Also quoted here: Scientists Relate Urban Population to Air Pollution(Science Daily, Aug. 19, 2013)
Today we review a new look at the relationship between the size of cities and the level of air pollution world-wide, as estimated from satellite measurements of nitrogen dioxide, whose main source is vehicle emissions. Although there were regional differences, the pollution more than doubled when a city’s population increased from 1 to 10 million and even more (by a factor of 5) in China with its large number of new megacities. This result has major implications for urban planning of developing large cities, especially where vehicle emissions is a major contributer to that pollution and little is being done to limit them.
“Nitrogen dioxide (NO2) released primarily from combustion processes, such as traffic, is a short-lived atmospheric pollutant that serves as an air-quality indicator and is itself a health concern.”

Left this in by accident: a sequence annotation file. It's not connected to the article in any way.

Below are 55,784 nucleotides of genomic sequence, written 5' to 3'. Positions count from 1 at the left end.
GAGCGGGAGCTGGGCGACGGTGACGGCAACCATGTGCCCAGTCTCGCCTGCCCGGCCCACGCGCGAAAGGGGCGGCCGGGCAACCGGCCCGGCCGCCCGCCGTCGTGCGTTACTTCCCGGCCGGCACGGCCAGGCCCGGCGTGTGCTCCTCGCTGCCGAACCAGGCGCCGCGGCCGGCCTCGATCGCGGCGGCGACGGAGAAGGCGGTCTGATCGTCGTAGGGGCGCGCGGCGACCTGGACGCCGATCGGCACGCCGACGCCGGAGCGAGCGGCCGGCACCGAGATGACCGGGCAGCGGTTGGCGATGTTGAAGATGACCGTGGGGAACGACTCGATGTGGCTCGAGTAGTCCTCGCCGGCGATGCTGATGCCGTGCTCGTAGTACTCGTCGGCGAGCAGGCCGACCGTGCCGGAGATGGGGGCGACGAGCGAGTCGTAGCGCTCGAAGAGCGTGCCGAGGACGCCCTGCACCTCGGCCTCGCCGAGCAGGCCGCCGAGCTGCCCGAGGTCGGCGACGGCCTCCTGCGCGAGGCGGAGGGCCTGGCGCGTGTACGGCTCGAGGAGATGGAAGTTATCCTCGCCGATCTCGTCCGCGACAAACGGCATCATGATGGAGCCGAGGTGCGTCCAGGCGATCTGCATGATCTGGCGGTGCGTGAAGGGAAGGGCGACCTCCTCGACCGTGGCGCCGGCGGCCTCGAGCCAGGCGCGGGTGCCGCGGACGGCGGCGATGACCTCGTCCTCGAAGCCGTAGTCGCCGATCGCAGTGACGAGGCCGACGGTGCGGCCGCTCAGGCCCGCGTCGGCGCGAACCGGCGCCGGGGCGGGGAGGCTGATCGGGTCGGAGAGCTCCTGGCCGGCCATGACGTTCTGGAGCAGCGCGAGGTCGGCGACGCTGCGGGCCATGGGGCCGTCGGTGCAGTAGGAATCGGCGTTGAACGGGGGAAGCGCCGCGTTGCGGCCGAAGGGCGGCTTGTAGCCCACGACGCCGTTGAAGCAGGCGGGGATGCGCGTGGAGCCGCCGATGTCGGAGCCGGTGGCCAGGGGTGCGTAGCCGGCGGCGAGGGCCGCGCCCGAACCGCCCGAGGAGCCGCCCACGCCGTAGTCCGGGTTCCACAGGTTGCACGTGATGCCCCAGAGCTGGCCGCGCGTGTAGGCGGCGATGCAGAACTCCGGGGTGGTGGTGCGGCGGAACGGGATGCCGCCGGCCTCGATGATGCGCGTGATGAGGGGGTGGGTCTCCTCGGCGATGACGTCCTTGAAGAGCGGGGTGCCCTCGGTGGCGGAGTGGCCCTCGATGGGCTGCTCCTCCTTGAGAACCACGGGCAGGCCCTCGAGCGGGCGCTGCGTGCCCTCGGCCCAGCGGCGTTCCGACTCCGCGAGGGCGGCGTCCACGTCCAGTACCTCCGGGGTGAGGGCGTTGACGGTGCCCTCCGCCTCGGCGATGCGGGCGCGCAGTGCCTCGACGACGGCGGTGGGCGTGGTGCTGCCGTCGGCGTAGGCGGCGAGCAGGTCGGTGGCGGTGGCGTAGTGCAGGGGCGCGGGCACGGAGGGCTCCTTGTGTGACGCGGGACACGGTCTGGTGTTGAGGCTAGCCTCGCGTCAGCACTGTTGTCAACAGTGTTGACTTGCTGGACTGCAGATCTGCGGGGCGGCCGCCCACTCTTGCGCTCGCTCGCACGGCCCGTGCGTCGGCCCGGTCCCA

“The correlation of surface NO2 with population is significant for the three countries and one continent examined here: United States (r = 0.71), Europe (r = 0.67), China (r = 0.69), and India (r = 0.59)”
“a city of 1 million people in Europe experiences six times higher nitrogen dioxide pollution than an equally populated city of 1 million people in India” "Measurement of that relationship is potentially useful for developing future inventories and formulating air pollution control policies."
“The contribution to air pollution from surface-level NO2 in each region more than doubled when cities increased in population from 1 million to 10 million people,”
"Despite large populations, Indian cities seem cleaner in terms of NO2 pollution than the study's other regions."